Testing criteria: any patient presenting or referred to OPD with a fever has a blood sample taken for a malaria film before administration of any treatment. This is standard practice consistent with the national policy.8 A malaria microscopist is always available and examines the film soon after collection or within 48 hours.
The following details are recorded for every malaria test: date of test, patient name, age, sex, village and result. For this study, all specimens were thick blood films stained with Romanovsky stain (Chem-Supply Pty., Ltd, Australia). Specimens were microscopically examined under oil immersion; and results recorded as malaria species: Pf, Pv or mixed (Pf and Pv). For calculations, mixed infections were counted as Pf. All results were written in a malaria laboratory book. Examinations were done mainly by the same two scientists; when they were away, another three laboratory technicians provided results. Rapid diagnostic tests are available at AAH, but so rarely are they done that no data was available.
For this study each laboratory record from 2008 to 2013 was entered into Microsoft Excel (2010) and analysed.
For a 10-week period in 2009, from 23 July 2009 to 30 September 2009, records were missing from laboratory books and could not be found. An estimate was generated for total tests and positive cases by averaging data for the missing period using matching values for 2007, 2008 and 2010.
Admissions to the hospital for malaria were obtained from the AAH admission register. The case definition was based on the Solomon Islands Health Information System, whereby that a patient with clinical malaria had symptoms of malaria (confirmed), was hospitalized and was treated with antimalarial drugs. Details collected included age, sex, outcome and length of stay.
The use of antimalarial drugs over the same period was accessed from the records of AAH OPD. Since malaria treatment for inpatients is always initiated in OPD, these records also capture inpatient treatments.
People who access services at AAH are primarily from two administrative districts, Gulalofou (Ward 17) and Waneagu/Taelanasina (Ward 18). From the 2009 census, the populations of these districts were 6031 and 3478, respectively, totalling 9509.13 This figure was used as the denominator for calculating API, annual blood examination rate (ABER), malaria admission rate and malaria mortality rate for the AAH catchment area. API is the number of confirmed malaria cases per 1000 population per year, and ABER is the number of tests done for malaria per year, expressed as a percentage of the catchment population. Solomon Islands has an annual 2.3% population growth.13 For Malaita Province the annual population growth rate was 2.51%. Using 2009 as the starting point, the population was estimated for the other years using the more conservative 2.3% annual increase.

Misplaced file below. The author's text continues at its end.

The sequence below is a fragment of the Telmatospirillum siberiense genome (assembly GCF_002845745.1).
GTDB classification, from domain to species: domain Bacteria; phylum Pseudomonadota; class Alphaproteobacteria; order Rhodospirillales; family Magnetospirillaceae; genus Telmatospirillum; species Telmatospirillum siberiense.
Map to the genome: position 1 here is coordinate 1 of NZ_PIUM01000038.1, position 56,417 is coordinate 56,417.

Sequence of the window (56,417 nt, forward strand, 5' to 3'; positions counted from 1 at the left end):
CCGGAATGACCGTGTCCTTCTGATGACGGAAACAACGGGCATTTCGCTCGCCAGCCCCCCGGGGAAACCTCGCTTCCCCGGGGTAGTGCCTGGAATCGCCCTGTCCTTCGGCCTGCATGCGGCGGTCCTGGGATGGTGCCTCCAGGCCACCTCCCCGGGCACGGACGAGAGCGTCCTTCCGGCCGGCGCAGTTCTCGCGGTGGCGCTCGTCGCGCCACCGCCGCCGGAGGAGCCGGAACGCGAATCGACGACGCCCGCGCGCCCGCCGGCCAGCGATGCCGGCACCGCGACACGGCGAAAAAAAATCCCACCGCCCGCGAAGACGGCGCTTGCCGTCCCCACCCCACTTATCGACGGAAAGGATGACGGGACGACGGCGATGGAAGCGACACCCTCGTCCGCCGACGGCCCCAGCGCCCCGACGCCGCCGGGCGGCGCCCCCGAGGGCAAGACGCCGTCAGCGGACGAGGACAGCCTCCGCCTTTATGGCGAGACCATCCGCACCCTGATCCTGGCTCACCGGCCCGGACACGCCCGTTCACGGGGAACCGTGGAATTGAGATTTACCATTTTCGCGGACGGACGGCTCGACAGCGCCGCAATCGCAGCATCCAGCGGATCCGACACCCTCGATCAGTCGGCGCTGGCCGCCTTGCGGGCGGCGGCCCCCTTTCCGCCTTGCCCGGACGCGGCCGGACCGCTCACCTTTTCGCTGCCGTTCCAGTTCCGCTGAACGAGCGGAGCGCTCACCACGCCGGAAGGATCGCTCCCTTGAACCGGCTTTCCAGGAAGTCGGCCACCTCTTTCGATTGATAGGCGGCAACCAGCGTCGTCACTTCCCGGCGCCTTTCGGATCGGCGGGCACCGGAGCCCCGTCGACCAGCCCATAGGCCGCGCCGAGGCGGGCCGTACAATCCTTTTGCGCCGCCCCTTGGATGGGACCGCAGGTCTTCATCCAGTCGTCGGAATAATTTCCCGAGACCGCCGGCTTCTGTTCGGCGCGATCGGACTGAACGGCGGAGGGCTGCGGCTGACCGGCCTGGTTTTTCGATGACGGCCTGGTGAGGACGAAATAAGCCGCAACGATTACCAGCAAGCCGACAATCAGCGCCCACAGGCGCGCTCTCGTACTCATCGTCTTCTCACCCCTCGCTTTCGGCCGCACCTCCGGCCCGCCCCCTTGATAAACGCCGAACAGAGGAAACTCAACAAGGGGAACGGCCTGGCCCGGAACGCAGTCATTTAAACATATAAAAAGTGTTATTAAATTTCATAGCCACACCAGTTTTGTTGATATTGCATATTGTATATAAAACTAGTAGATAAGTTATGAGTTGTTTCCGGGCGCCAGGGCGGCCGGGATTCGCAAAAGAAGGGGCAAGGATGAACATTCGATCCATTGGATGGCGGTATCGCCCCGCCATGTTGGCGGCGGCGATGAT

Over 150 villages are in the AAH catchment area with the largest having approximately 300 residents. To provide a denominator to calculate API and ABER at the village level, Family Heath Cards were used. To obtain data to complete these cards, AAH conducts a regular village demographic survey for the Ministry of Health. Data were available for 2008 but not for 2013. Using a conservative approach, the 2008 population numbers were used as the denominator in 2013. API and ABER for villages were calculated by dividing the number of malaria cases and blood films examined by the population and multiplying by 1000.
Rates of malaria were calculated for the two-year period 2008–2009, prior to and during the introduction of the medication CoArtem® (Novartis, USA) and compared to the most recent two-year period 2012–2013. Two-year periods were used to increase the strength of the comparison. The rate ratio between periods was calculated with a 95% confidence interval (CI).
Results for malaria control in the AAH catchment area were then reviewed in line with the criteria in the RAP.1
Ethics approval was given by the Atoifi Human Research Ethics Committee.
From 2008 to 2013 (missing 10 weeks of data in 2009), the AAH examined 35 608 blood films for malaria (Table 1); the number of cases tested decreased 45.2% over this period.
* The data for 2009 are incomplete as 10 weeks of laboratory records were unavailable.
Males accounted for 44% (15 816/35 571) of the tests and children under five years for 33% (11 617/34 916) (Table 1). The proportion of tests by sex and age group remained similar over the period.
The number of cases of malaria and percent positive were highest in 2008 (1817 and 23.6%) and lowest in 2013 (246 and 5.8%) (Figure 1 and Table 2). Between 2008 and 2013 the total number of positive cases of malaria decreased by 86.5%, Pf by 96.7% and Pv by 65.3%. The ratio of Pf to Pv reversed in 2010 from 2.059 in 2008 to 0.194 in 2013 (Table 2). The change in ratio was greatest between 2012 and 2013.
Pf, Plasmodium falciparum; Pv, Plasmodium vivax.
* The data for 2009 were incomplete as 10 weeks of laboratory records were unavailable.
Fourteen mixed infections of Pf and Pv were diagnosed and counted as Pf. In 2012, cases of malaria, Pf and Pv rose, but this was reversed for Pf in 2013 with a 78.8% decrease in cases, while Pv had a decrease of 4.6%.
For the period 2008–2009, the annual malaria incidence rate was 13 906 per 100 000 population; for the period 2012–2013, the rate was 3161 per 100 000. The rate ratio was 0.23 (95% CI: 0.21–0.25), showing a significant reduction.